If a US federal statute specifies that an act is unlawful without specifying a penalty, without using any of the words "misdemeanor," "felony," or "crime," and without invoking Title 18 CFR, can a penalty be imposed?

Asked another way, is there some provision of US law that provides for a blanket penalty that could apply in such a case in the absence of a specific penalty in the statute that makes the act unlawful? Alternatively, could a judge impose a penalty without a statutory basis (beyond the designation of the act as unlawful)?

The specific statute that prompts this question is subsection 215(b) of the Immigration and Nationality Act, as amended, 8 USC 1185(b):

(b) Citizens

Except as otherwise provided by the President and subject to such limitations and exceptions as the President may authorize and prescribe, it shall be unlawful for any citizen of the United States to depart from or enter, or attempt to depart from or enter, the United States unless he bears a valid United States passport.

Between 1978 and 1994, the last clause read "unless he bears a valid passport." Before 1978, the original version of section 215 was in force, which provided for a requirement to bear a valid passport only during times of war or national emergency when invoked by presidential proclamation. The section specified that willful violators would be subject upon conviction to a fine of up to $5000 and/or imprisonment for up to five years.

Furthermore, this question was prompted by a comment discussion on my answer to a question at Travel: What is the penalty for US citizens entering/leaving the US on a foreign passport?, here in summarized form:

Q: I'm not facile with US federal law, but there are often provisions in State law that provide if act x is deemed criminal by the code and a penalty not specified, then the penalty will be y. So even though there's no penalty in 8 USC 1185(b), there may be a penalty specified by another section of the USC.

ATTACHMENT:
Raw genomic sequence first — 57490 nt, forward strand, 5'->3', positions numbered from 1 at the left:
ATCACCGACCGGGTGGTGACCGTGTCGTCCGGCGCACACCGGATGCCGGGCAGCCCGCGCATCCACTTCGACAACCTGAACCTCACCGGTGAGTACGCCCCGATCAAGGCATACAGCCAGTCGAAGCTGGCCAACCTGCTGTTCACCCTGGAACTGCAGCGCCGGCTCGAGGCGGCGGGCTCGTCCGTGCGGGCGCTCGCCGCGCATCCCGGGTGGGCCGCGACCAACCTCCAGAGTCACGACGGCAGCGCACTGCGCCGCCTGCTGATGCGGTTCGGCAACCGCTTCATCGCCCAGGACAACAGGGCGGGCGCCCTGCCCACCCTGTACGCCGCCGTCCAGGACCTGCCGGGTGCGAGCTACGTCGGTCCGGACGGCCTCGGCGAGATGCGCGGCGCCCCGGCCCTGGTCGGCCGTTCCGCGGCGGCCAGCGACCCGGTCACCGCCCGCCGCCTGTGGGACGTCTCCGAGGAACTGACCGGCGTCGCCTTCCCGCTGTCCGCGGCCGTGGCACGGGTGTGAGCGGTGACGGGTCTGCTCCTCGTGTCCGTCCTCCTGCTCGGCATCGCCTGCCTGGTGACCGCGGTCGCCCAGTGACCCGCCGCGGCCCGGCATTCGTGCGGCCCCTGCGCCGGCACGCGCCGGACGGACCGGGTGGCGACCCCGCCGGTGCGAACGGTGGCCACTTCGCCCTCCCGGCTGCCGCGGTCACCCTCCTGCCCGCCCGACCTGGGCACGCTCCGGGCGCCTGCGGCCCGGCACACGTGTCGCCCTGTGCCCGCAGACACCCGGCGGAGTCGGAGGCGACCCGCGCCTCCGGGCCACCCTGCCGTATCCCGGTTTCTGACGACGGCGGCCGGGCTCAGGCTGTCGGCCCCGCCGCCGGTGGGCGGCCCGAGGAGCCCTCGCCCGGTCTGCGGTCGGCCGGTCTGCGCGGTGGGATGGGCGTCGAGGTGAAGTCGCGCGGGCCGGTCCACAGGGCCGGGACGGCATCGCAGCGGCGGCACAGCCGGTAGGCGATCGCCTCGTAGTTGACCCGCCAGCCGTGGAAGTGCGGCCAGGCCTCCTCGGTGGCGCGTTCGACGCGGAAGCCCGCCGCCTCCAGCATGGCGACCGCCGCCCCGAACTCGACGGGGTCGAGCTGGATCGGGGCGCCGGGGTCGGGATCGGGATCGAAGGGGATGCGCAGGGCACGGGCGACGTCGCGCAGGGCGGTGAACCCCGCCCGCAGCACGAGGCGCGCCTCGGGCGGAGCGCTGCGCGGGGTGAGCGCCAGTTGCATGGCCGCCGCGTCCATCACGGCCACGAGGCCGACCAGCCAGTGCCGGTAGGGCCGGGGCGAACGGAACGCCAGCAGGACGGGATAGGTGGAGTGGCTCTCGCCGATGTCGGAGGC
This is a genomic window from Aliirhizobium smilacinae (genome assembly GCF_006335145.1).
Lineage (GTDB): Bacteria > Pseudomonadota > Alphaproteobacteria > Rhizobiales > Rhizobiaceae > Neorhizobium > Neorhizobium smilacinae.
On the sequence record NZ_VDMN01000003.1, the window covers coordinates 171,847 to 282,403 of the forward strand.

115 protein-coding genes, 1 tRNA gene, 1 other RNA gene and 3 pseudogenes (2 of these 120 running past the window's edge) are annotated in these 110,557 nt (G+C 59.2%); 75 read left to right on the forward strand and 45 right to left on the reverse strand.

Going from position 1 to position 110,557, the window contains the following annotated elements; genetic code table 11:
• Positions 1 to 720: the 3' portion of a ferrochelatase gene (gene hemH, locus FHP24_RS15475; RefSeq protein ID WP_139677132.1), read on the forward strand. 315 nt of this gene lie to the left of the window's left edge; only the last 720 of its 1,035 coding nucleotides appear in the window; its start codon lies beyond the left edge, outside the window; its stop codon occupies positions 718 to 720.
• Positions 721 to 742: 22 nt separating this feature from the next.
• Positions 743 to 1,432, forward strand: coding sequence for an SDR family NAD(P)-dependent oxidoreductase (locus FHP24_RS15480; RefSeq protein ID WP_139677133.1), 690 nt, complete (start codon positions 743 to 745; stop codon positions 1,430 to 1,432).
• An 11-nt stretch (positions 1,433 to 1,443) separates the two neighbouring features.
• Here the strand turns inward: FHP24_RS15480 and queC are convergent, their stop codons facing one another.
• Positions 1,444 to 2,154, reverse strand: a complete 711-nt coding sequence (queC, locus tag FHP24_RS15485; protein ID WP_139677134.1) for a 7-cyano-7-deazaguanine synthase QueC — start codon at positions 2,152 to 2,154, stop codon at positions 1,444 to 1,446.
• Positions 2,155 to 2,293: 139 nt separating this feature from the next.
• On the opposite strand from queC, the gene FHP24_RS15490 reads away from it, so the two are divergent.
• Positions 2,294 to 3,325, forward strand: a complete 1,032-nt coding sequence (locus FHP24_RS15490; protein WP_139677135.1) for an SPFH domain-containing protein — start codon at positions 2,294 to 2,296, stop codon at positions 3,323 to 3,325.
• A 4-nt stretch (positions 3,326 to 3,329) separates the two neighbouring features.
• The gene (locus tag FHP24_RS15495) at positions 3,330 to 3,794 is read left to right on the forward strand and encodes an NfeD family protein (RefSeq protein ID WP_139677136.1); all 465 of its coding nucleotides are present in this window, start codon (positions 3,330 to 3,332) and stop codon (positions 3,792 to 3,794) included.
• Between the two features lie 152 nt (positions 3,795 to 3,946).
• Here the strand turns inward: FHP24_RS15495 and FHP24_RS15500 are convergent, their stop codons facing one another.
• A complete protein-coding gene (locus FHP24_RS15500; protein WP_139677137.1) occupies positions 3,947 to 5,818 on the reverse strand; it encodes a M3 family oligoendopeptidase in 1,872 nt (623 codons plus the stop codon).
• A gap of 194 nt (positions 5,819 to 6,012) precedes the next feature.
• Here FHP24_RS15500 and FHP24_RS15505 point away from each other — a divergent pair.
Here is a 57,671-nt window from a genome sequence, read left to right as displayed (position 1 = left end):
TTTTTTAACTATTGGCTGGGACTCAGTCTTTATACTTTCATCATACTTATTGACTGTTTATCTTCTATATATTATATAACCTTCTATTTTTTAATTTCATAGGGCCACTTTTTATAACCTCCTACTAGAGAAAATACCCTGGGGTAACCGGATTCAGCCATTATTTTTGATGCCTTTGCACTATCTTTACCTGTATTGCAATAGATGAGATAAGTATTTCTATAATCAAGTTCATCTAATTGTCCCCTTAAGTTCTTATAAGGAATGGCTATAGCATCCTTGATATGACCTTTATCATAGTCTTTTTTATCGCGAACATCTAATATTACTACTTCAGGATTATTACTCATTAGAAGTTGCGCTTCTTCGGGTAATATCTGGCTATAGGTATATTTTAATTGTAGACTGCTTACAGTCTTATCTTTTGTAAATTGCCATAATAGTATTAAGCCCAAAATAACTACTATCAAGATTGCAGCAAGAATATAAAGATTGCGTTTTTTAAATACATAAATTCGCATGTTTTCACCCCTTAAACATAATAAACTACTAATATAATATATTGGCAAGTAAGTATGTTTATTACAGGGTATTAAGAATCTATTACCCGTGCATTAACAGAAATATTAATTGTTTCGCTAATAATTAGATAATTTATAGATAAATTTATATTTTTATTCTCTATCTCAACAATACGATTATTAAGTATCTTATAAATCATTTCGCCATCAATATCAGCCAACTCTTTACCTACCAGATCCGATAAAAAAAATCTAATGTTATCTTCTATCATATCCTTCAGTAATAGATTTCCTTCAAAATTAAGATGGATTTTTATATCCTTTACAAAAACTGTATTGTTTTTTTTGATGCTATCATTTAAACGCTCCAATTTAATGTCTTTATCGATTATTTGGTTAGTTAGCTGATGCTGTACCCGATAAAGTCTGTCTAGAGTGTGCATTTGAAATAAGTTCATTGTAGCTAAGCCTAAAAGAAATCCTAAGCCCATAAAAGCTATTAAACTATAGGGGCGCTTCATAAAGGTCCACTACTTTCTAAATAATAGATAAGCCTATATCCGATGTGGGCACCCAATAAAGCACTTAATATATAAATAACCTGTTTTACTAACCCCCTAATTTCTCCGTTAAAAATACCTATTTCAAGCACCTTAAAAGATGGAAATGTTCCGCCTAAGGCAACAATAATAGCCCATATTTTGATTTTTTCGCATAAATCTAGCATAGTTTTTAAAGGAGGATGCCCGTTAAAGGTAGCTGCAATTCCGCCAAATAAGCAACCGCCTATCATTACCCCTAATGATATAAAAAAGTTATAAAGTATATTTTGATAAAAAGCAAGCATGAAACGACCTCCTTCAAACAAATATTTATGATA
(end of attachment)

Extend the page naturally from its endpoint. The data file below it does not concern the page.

A: The section in question only makes the act "unlawful," however, not criminal. I am unaware of a default civil penalty.

Q: I acknowledge the difference between saying something is "unlawful" and saying it's a "crime." I don't know federal law; in that arena, however, the two terms may be construed the same. At random (I searched for "federal crime"), I pulled 21 USC 841(a). It begins "(a) Unlawful acts. Except as authorized by this subchapter, it shall be unlawful for any person knowingly or intentionally..." So it's not clear that use of the magic word "crime" is required.

A: Note how 841(b) provides explicit penalties for violations of subsection (a). The provision of penalties makes those unlawful acts criminal. The 1978 repeal of the penalties related to 8 USC 1185(b) meant that violations were no longer criminal. I've yet to encounter an analysis that holds otherwise, including in reported opinions. The magic word "crime" is not required, but if it is not mentioned then mention of "felony," "misdemeanor," "sentence," or "Title 18" will do. See 8 USC 1325 and 1326 for further examples.

Q: The conclusion in your second sentence might be true, but I don't know enough about federal practice to agree that there is a federal law distinction between "unlawful" and "criminal." Maybe there is. Absent a more sophisticated understanding of how the USC is drafted, or a section-by-section examination of the USC to demonstrate there are no USC sections that prescribe punishments for "unlawful acts," or a citation discussing the distinction, however, I can't (yet) agree.